Yamaha generally don’t get the credit they deserve when it comes to build quality and the R1’s level of finish is superb, easily on a par with Honda and probably even better. However the R1 does have a few issues when it comes to reliability.
While the engine is solid, the gearbox is a bit weak and second gear loves to go missing. Always ensure it locates nice and positively (it is clunky) and doesn’t hop out on a test ride. While on the test ride, always check the tacho as the R1 has a fault diagnosis system that will cause the rev counter to drop to zero, return to a set figure, then drop to zero again before showing the actual revs. This usually means that either the EXUP valve is seized or the Throttle Position Sensor (TPS) is broken. Neither is that expensive to fix, but they are annoying.
Checking the EXUP valve involves removing its cover (under the engine, near the right-hand foot peg, the cover’s fixings will almost certainly be rounded) and seeing if the valve turns when the motor is revved. If all is well, assume the TPS is down and haggle £90 for a new sensor and £150 to get it fitted off the bill as it needs careful calibration by an expert.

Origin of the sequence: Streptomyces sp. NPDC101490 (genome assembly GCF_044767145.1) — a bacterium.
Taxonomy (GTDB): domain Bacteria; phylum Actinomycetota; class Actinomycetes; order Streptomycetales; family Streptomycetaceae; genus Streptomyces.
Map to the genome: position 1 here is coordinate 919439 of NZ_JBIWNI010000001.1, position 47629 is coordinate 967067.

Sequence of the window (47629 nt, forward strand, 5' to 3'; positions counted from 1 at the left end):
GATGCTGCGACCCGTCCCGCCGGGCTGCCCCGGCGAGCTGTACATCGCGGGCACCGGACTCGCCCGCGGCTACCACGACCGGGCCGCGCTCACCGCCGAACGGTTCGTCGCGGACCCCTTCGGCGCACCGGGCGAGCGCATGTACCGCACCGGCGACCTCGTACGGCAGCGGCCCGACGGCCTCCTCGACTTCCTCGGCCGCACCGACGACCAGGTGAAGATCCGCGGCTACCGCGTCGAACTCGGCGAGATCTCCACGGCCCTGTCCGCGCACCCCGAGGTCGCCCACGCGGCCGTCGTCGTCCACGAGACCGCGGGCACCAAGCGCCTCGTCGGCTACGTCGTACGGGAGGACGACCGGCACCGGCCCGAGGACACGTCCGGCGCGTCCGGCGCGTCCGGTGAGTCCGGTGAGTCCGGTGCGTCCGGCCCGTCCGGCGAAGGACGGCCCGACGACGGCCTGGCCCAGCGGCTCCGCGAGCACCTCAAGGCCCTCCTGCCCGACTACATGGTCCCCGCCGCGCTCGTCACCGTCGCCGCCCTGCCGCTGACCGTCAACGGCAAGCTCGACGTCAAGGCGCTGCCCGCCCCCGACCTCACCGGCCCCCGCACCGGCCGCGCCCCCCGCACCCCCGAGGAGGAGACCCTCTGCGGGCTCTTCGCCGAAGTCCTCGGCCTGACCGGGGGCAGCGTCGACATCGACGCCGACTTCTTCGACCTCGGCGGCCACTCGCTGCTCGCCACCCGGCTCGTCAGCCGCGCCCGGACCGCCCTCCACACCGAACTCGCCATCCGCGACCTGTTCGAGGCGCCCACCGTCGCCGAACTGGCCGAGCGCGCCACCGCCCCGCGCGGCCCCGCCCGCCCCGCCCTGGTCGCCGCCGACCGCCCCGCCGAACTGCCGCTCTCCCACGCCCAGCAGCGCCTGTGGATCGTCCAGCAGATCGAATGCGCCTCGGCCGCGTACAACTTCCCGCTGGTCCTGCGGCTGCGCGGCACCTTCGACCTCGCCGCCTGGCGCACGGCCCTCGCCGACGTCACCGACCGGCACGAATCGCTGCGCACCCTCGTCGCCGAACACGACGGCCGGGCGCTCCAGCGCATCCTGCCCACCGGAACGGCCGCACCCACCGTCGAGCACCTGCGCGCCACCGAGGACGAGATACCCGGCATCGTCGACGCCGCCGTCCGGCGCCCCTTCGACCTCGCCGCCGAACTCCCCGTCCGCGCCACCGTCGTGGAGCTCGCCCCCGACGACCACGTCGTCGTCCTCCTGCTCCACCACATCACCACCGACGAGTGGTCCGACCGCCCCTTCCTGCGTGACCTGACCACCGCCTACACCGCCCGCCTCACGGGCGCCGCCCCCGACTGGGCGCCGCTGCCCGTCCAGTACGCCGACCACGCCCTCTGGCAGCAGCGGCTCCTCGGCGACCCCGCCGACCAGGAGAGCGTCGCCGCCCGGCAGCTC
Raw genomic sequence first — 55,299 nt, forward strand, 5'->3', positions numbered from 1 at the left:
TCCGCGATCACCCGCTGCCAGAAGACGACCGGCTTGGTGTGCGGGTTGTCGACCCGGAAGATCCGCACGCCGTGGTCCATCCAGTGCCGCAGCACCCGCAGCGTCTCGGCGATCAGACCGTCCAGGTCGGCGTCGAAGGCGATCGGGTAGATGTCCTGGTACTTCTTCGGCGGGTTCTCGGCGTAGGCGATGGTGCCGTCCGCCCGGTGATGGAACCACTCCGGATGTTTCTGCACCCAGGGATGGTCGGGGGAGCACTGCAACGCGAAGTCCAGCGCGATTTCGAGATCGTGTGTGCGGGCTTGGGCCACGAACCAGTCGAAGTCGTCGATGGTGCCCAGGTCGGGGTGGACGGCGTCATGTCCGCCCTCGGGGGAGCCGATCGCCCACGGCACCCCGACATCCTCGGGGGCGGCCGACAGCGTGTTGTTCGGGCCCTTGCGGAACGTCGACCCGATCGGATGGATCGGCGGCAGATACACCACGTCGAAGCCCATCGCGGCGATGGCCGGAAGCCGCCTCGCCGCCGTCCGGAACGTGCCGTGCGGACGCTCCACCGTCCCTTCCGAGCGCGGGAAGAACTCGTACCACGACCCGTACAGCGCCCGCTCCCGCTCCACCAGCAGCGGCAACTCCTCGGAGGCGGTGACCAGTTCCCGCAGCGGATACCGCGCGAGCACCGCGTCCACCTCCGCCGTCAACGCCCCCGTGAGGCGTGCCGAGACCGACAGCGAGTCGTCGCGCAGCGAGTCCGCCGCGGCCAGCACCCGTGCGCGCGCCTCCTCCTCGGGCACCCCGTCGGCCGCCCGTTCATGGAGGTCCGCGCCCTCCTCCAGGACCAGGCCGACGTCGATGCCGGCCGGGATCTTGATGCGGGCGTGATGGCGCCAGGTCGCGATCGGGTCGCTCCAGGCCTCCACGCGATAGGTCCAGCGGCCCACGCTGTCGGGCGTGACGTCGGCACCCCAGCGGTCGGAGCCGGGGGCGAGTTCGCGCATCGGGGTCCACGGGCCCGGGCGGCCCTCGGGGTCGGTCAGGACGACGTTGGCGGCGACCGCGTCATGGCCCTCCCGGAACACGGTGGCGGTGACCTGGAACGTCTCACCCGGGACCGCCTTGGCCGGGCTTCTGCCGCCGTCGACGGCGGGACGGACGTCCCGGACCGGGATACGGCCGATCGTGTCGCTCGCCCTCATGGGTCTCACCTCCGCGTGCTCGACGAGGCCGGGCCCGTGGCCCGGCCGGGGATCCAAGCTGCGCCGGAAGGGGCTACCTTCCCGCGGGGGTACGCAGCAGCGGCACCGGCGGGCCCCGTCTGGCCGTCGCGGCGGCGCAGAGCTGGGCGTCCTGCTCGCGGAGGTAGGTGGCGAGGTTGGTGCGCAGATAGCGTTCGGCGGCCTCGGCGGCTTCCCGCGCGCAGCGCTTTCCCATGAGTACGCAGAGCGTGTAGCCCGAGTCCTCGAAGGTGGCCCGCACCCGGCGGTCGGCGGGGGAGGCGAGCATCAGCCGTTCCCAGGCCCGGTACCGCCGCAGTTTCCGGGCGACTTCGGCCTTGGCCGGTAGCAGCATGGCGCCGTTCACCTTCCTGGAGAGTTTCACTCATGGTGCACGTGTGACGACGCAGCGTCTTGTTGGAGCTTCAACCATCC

Early R1s have a large electrical connector located on the left hand side below the air scoop that is the main electrical feed. The connector isn’t really up to the job though and often corrodes and fails or shorts, causing the lights to flicker as a warning sign before the whole bike’s electrical system fails. You can update this for a better connector, but always check the lights aren’t flickering at all. Other than these issues it’s only oil level, seized suspension linkages, crash damage and worn bearings that you really need to worry about.
R1 is worthy of a standing ovation.
Time hasn’t dulled the appeal.